FOR IMMEDIATE RELEASE
June 12, 2012
MAYOR BLOOMBERG, SPEAKER QUINN AND DEPUTY MAYOR GIBBS ANNOUNCE LOCAL FOOD PROCUREMENT GUIDELINES
New York City is One of First Major Cities with Specific Local Food Initiatives
Mayor Michael R. Bloomberg, City Council Speaker Christine C. Quinn and Deputy Mayor for Health and Human Services Linda I. Gibbs today announced a set of guidelines encouraging City agencies to procure more food products grown, produced or harvested in New York State and to work with vendors to track current purchasing of NYS food where information available. New York City is one of the first major cities to develop a specific initiative on local food procurement.
“The City’s purchasing of New York food is good for our local economy and our health, as well as having the potential to be less expensive for the City and its taxpayers,” said Mayor Bloomberg. “Providing agencies with more tools to foster the purchasing of food grown, produced, harvested, or processed in New York State will enable more New Yorkers to enjoy fresher, more seasonal food.”
“These guidelines were born out of FoodWorks, a comprehensive food policy blueprint to meet the needs of our growing population and achieve a healthier, more sustainable food system,” said Council Speaker Quinn. “As part of this plan, the Council passed legislation requiring the City to develop new procurement guidelines, encouraging purchasing from regional farmers and other food producers by City agencies, leveraging our economic influence as a major food buyer. New York City is second only to the United States military in institutional food purchasing. That’s an enormous power in the marketplace. And, if we consciously drive more of our purchasing locally, we’re going to see a significant impact in the local economy.”
“As one of the first major cities with specific policies around local food procurement, New York City is again leading the way when it come to healthy initiatives,” said Deputy Mayor Gibbs. “Seasonal, fresher produce is just one of the benefits of locally purchased food and we have the additional benefit of knowing we’re contributing to the local economy.”
“I, along with the Council, and with much credit to Speaker Quinn, have become a strong advocate for local agriculture which led me to introduce the legislation that became the guidelines released today,” said Councilmember Gale A. Brewer, Chair of the Governmental Operations Committee. “We can provide locally grown food to city agencies as well as the kitchens of New Yorkers. Since my July 7, 2011 New York State Farm and Infrastructure tour in Orange and Ulster Counties, it's clear to me that we have the production and processing capacity to partner with our farmers, get healthier, teach our kids to eat right, grow the economy, and save money. I encourage City agencies to embrace these guidelines by purchasing more locally grown and regionally processed foods in our agencies and even our schools, and I applaud the Administration for creating group purchasing partnerships to help non-profits buy more locally as well.”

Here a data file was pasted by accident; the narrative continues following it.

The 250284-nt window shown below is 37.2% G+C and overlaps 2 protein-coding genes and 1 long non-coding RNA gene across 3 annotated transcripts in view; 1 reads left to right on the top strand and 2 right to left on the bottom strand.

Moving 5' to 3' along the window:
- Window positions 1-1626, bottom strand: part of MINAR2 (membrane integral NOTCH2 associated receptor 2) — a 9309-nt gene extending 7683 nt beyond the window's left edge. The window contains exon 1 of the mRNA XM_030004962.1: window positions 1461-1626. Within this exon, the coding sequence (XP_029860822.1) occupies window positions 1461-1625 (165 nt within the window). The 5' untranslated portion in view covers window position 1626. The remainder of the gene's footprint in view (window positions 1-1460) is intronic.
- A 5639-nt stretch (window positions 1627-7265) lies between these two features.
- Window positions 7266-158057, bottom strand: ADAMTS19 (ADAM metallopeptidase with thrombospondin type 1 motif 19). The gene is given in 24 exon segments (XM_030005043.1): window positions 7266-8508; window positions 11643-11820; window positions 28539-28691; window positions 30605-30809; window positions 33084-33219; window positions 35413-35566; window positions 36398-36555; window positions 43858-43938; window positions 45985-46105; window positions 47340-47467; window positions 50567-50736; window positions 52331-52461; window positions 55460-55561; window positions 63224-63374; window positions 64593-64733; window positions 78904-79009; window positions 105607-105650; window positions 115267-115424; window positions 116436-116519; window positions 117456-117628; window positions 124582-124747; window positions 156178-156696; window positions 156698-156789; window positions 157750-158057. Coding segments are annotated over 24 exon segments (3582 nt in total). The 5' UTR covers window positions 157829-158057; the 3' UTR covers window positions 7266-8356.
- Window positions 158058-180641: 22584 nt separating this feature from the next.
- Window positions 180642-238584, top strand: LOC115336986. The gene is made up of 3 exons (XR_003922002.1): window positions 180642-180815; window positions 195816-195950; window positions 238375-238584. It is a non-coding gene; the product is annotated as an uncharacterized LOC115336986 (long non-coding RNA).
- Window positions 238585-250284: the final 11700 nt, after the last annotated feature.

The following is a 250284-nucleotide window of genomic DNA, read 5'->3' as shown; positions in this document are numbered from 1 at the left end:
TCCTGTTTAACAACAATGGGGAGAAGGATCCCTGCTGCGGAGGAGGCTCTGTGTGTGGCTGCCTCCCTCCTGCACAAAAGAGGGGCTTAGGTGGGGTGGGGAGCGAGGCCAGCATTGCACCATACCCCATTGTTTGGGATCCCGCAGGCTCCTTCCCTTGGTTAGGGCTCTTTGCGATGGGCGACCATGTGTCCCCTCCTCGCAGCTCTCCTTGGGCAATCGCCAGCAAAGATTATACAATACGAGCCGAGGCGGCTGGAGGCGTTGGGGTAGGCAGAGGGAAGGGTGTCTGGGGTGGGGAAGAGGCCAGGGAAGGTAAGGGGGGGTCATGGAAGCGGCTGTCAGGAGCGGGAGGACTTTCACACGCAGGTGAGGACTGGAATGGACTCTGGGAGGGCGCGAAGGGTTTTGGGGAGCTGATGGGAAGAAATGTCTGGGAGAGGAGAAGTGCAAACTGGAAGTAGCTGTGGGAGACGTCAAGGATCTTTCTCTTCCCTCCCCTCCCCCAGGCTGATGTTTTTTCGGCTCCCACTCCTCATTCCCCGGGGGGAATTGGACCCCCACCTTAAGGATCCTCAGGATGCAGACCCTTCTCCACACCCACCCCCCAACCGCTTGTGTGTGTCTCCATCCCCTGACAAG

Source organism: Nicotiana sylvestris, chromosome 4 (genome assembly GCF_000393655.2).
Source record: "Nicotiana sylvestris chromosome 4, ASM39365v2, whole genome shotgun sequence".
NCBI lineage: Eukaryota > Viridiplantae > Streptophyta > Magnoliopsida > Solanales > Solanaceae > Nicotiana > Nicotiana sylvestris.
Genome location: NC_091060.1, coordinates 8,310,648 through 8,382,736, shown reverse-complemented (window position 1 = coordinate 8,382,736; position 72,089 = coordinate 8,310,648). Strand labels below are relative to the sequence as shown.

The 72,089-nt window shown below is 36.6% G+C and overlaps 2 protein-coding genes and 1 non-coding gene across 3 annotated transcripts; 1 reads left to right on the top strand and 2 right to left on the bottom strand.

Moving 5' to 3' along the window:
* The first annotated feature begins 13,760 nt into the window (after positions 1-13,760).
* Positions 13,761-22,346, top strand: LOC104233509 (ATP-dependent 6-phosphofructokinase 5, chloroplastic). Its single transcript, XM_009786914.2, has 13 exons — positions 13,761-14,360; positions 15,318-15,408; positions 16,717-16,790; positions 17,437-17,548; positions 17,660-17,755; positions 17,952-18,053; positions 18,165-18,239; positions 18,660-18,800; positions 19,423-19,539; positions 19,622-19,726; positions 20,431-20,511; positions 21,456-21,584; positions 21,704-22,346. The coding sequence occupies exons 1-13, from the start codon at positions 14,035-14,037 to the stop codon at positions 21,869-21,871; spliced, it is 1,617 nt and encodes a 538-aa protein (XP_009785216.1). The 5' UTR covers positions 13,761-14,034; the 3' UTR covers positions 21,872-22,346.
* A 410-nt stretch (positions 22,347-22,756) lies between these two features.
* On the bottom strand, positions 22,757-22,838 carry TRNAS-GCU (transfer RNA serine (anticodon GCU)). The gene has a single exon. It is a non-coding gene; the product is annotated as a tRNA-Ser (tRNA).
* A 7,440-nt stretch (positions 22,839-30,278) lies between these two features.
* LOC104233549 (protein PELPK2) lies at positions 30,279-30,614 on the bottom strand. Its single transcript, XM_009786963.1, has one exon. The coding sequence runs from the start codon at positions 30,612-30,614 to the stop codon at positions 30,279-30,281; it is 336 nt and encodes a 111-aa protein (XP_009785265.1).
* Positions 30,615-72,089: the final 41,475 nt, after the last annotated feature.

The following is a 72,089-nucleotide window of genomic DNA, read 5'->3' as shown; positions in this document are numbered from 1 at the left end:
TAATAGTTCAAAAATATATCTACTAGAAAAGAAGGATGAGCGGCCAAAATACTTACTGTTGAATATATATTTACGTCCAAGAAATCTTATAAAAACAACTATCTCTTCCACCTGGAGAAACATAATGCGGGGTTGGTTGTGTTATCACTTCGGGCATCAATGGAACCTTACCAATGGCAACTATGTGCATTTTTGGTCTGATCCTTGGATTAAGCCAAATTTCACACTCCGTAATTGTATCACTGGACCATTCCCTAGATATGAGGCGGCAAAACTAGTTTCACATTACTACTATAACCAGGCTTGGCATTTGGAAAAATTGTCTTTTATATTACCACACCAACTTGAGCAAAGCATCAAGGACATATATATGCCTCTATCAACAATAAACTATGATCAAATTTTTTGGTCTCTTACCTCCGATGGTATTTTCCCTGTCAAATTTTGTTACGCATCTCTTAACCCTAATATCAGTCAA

“Strengthening urban-rural linkages is critical to creating a healthy food system and preserving our food shed,” said Food Policy Coordinator Kim Kessler. “By giving City agencies the ability to make more local purchases, we can provide more opportunities to local farmers, while increasing access to fresh, seasonal foods in our City agencies.”
As part of FoodWorks, a comprehensive plan that sets a bold vision for a more sustainable food system, the City Council passed legislation requiring the City to develop new food procurement guidelines to encourage agencies to purchase from regional providers, harnessing the potential to be a powerful and major food purchaser.
Under the new guidelines, agencies are encouraged to review their current “menu” to identify areas where a currently procured product might be replaced with an alternative product available from New York State, such as changing oranges to apples.
Additionally, city agencies may grant a “price preference” for New York State food, e.g., agencies may determine that it is appropriate to award a particular contract to a bidder offering New York State food products whose price falls within 10% of the lowest responsive, responsible bidder’s price, where that low bidder does not offer New York State food products.
A goal of the initiative is to help other city agencies to build on successes of the Department of Educations’s SchoolFood, which currently buys an estimated $25 million worth of regional products with most of it coming from New York State, equaling at least 14 percent of the City’s total food budget; the new guidelines encourage other City agencies to follow suit. (In FY 11, DOE spent $142.3 million on food purchases and of that amount 18% was spent on locally produced food. FY 12 from July to December, DOE spent $64.4 million on food purchases and of that amount 18.4% was spent on locally produced food.)
To help its nonprofit human service partners leverage their purchasing power and reduce administrative costs, the City has established a group purchasing partnership with Essensa, and worked to ensure the availability of New York State food products.
Along with the Group Purchasing partnership, the City also outlines other methods of local food purchasing such as through Greenmarket Co., which delivers local food to businesses in NYC; GrowNYC’s Wholesale Greenmarket, which facilitates sales between wholesale buyers and local farmers; as well as Farmers Markets and Food Hubs which directly connect the farmer to the purchaser.
Along with the local food procurement guidelines is a recommendation to agencies and vendors that the food purchased be sustainable by concentrating on seasonal foods.
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